Carcinomas of the anogenital tract, particularly cancer of the cervix, account for almost 12% of all cancers in women, and so represent the second most frequent gynecological malignancy in the world (48). It is well established that chronic infection of cervical epithelium by human papillomaviruses (HPV) is necessary for the development of cervical cancer. In fact, HPV DNA has been demonstrated in more than 99.7% of cervical cancer biopsy specimens, with high-risk HPV16 and HPV18 sequences being most prevalent (45,73). Therefore, an effective vaccine that would mount an immune response against HPV-related proteins might contribute to the prevention or elimination of HPV expressing lesions. This review will concentrate on the most recent advances in vaccine-mediated prevention and immunotherapy of HPV-induced cervical cancer, including presentations from the 20th International HPV Conference held in October 2002 in Paris.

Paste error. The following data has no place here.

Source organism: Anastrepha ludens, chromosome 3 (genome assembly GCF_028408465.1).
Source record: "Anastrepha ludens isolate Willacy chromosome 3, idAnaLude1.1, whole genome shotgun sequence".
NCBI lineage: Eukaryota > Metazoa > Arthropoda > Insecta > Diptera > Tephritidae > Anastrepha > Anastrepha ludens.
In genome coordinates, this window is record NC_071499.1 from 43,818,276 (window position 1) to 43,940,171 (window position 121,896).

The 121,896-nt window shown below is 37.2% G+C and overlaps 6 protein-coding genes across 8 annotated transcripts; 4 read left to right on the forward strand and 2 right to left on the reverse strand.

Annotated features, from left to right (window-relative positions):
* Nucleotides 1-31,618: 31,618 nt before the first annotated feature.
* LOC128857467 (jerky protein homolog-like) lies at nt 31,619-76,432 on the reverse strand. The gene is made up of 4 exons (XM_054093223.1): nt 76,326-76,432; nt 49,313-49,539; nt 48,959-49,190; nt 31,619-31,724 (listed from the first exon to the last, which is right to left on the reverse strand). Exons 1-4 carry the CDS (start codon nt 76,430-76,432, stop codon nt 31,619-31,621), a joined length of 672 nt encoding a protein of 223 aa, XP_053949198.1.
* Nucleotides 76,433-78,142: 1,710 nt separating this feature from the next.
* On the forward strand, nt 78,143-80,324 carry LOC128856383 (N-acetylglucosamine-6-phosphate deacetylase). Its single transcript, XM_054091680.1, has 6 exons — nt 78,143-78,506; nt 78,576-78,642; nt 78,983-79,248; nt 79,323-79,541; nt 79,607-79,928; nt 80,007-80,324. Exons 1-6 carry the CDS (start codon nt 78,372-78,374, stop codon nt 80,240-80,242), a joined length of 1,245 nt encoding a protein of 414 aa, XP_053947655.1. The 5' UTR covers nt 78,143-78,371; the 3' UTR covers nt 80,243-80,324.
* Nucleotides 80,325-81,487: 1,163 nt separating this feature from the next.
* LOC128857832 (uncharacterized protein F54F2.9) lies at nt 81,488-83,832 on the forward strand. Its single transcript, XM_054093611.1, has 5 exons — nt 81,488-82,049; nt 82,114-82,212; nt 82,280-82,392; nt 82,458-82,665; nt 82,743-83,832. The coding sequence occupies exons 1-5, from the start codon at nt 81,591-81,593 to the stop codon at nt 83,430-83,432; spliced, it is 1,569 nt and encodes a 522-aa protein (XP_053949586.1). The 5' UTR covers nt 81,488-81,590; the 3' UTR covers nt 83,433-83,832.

ASJC Scopus subject areas
- Molecular Medicine